We are moving to being on the go, on foot, with the bare minimum of equipment, capturing some fluid life moments. This brief seems very different from the assignment one and I think that in many ways it is different but there are also certain similarities. Whether we are on foot and with a small shoulder bag or in a big studio with three point lighting set up, we are still there to capture the perfect moment. We are there to observe the fluid and constantly changing world in front of us and spot that perfect moment to press the shutter. 

Project A of the assignment two is called ' A comfortable situation' and it is about starting to getting used to photographing people whom you have not asked in advance. The brief suggests to identify and use an easier public setting where people might expect others to take photos or might not pay too much attention to a photo camera. 

A perfect opportunity to fit with the brief of this exercise presented itself on my recent trip to Copenhagen.  
I came across a fenced up building site right in the city centre. The fence was coloured bright green and some angel wings were painted on it. There was a little note on the fence inviting passer-bys to take photos and share them on a website. 

The first thing I noticed was that people were rushing about without even noticing the angel wings on the fence but as soon as one person stops and takes their camera out, other people would also stop and join in taking photos of their 'winged' friends against the colourful fence. This spontaneous photo shoot would not last long - only a few moments - only to return to the usual busy pace of city life. 
Most of those people who stopped were so absorbed by posing or taking pictures that they did not pay any attention to me taking photos of them. It was a perfect moment to enjoy the street photography without the associated hard looks that some people sometimes give you.  

I took a number of photographs using my Canon Mark II. I had two zoom lenses with me giving me the combined focal range of 16 to 105 mm. The day was cloudy so there were no direct harsh sunlight to compensate on. I used the custom camera white balance facility to establish the correct exposure. I tried to walk about and change the position and angle as much as possible. I also switched between the lenses a couple of times varying the focal length. I set my camera to f 6.7 as I did not want the background to be consistently sharp (I wanted to make my main subject stand out a bit more).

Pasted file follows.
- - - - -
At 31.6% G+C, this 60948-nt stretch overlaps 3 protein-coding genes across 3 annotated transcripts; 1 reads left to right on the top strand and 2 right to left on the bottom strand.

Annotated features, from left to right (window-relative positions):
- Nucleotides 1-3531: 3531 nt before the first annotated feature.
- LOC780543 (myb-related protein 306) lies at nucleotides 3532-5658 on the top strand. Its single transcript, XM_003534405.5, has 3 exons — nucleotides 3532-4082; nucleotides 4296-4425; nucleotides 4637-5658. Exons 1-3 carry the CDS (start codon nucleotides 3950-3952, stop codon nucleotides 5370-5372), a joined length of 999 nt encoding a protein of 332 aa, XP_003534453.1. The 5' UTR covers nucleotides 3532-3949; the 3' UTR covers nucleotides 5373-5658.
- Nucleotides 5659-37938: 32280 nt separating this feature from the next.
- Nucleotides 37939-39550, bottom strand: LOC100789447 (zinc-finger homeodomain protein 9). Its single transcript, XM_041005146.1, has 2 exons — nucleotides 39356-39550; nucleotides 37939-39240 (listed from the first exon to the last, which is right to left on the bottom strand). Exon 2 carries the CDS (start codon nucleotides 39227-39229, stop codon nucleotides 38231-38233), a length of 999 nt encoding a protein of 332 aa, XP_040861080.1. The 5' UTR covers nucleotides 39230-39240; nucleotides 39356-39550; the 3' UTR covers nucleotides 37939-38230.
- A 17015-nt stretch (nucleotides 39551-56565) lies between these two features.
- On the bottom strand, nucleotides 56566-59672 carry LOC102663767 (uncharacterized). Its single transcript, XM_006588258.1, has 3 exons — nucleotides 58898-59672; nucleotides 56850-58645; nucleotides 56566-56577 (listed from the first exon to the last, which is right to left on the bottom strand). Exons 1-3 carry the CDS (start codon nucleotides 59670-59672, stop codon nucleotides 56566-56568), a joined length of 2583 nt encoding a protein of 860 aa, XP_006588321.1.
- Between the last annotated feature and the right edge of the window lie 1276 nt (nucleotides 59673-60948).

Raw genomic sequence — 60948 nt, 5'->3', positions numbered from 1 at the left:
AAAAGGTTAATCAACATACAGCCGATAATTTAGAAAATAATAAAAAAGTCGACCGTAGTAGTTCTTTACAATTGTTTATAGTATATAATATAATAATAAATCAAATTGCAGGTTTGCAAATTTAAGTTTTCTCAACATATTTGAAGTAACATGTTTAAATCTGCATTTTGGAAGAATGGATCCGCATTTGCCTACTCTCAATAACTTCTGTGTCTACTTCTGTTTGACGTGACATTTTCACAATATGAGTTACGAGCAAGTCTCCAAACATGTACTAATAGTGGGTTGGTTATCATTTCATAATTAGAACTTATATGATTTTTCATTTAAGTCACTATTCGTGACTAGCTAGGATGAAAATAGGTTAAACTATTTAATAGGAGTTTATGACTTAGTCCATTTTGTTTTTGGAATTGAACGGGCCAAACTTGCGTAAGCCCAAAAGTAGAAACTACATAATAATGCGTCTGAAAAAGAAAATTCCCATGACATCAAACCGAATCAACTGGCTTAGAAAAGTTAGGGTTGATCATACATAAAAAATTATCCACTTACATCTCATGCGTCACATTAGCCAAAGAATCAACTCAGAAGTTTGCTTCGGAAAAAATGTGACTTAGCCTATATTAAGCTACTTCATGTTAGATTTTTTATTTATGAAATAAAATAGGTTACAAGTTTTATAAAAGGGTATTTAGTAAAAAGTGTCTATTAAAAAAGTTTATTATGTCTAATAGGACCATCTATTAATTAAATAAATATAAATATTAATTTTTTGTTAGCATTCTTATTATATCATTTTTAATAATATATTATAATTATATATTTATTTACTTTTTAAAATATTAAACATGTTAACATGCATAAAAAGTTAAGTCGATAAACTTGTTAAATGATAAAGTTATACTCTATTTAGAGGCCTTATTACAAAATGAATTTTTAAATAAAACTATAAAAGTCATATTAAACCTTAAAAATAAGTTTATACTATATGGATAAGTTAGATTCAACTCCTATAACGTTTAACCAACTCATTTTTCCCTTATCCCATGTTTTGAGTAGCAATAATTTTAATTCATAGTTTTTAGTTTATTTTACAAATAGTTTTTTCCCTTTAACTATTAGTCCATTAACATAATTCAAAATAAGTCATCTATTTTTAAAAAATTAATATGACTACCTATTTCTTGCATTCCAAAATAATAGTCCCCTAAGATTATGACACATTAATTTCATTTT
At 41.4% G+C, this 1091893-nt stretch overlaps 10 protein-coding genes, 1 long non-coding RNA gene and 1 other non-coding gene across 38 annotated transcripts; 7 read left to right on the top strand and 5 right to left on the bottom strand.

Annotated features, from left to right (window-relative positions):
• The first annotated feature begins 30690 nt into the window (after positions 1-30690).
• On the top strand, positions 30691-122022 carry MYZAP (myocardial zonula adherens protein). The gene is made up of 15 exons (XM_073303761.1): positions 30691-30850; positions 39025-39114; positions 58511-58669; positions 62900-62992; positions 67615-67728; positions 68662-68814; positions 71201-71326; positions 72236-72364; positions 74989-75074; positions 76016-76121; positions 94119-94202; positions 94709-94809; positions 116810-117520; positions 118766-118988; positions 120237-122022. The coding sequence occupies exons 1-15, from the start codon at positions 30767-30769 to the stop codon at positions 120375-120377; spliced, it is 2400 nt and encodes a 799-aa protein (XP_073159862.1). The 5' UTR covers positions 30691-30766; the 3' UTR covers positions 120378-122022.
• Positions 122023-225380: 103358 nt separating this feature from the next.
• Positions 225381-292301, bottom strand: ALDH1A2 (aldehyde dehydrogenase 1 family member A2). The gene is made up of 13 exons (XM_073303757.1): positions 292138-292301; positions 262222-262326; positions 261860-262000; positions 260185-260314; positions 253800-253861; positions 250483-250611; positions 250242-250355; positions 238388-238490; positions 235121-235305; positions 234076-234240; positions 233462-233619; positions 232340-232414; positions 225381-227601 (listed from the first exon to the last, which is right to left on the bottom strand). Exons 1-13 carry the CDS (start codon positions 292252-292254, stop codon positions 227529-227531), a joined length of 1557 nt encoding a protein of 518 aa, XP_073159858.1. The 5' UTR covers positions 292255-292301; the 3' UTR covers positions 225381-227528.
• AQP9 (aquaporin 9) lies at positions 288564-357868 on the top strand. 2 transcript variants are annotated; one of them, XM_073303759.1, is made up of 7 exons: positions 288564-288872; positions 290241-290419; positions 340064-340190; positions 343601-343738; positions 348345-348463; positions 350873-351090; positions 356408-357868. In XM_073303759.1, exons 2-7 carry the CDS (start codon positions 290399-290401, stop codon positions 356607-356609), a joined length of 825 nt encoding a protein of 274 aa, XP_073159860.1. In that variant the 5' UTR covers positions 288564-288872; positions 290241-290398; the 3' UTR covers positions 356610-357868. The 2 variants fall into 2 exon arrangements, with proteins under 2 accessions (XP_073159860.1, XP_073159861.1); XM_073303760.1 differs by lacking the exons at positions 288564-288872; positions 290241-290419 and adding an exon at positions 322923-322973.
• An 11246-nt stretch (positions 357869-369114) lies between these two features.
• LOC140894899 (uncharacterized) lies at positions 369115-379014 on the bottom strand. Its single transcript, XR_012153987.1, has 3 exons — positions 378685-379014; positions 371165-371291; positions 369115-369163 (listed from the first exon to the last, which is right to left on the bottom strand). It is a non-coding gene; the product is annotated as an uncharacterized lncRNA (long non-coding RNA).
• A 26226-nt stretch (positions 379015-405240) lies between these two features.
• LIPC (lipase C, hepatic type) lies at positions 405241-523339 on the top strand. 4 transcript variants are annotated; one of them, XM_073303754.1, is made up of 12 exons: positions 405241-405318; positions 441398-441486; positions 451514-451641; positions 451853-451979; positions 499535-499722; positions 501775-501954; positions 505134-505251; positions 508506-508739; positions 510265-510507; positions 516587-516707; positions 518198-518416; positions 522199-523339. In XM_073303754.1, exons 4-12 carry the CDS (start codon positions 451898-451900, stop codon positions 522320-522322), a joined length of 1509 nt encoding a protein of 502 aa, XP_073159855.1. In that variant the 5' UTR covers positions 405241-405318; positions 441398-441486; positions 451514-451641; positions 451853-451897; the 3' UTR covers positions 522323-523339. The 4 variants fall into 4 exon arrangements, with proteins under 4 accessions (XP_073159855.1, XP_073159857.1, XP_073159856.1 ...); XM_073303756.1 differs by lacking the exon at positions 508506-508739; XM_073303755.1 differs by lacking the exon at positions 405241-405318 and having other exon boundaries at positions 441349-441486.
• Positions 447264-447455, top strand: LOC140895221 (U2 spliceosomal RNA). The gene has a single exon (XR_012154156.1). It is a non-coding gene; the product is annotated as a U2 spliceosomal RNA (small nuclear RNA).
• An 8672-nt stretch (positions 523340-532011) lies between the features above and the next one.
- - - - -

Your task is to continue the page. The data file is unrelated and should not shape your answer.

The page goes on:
Post-production: I used Adobe Lightroom to review the images and make a selection for this exercise. 

Sunday, 5 January 2014

Varying the pose

I had a session with my friend Nathan that was specifically dedicated to different postures. I used a black background in my home studio and we tried a number of sitting and standing positions. I also took some close up photos with various hand positions. I am including a selection of images here that I thought were interesting to share. 

 I thought this was a very natural gesture and I was pleased to capture it though it probably has a very limited use in studio photography.
 This posture looks a little tense.

Saturday, 4 January 2014

Using Scrapbook and the beauty of Creative review

I have been enjoying my new scrapbook as part of my work on the assignments for my OCA course. I've been lucky also to get hold of a big pile of Creative Review back copies through the local freecycle network. What a joy it has been to leaf through the old magazines and pick up ideas and inspiration!

I usually spend an evening before completing each course exercise looking through the magazines. I cut some photos for the scrapbook to remind me of those images that triggered some interesting ideas and made me think - anything that I'd like to follow up or develop as a project. This is now one of the favourite parts of my project work flow.

I will scan the pages of my scrapbook and post them on my blog for my own reference and to bookmark my work in progress later this month.

Friday, 3 January 2014

Focal length

I took these images at a local community event using two different zoom lenses. It was always not possible for me to get close enough to my subject so I relied on my telephoto zoom to get some close up shots of people.
This photo was taken with a 90 mm lens. 

Experimenting with light

My friend Nathan agreed to be my sitter for this exercise and I spent over an hour experimenting with various light settings at my home studio.

1. A spot light is placed to the right of the camera. The sitter is positioned 45 degrees to the camera and is facing the key light. This set up gives strong deep shadows on the left side. It could be quite dramatic.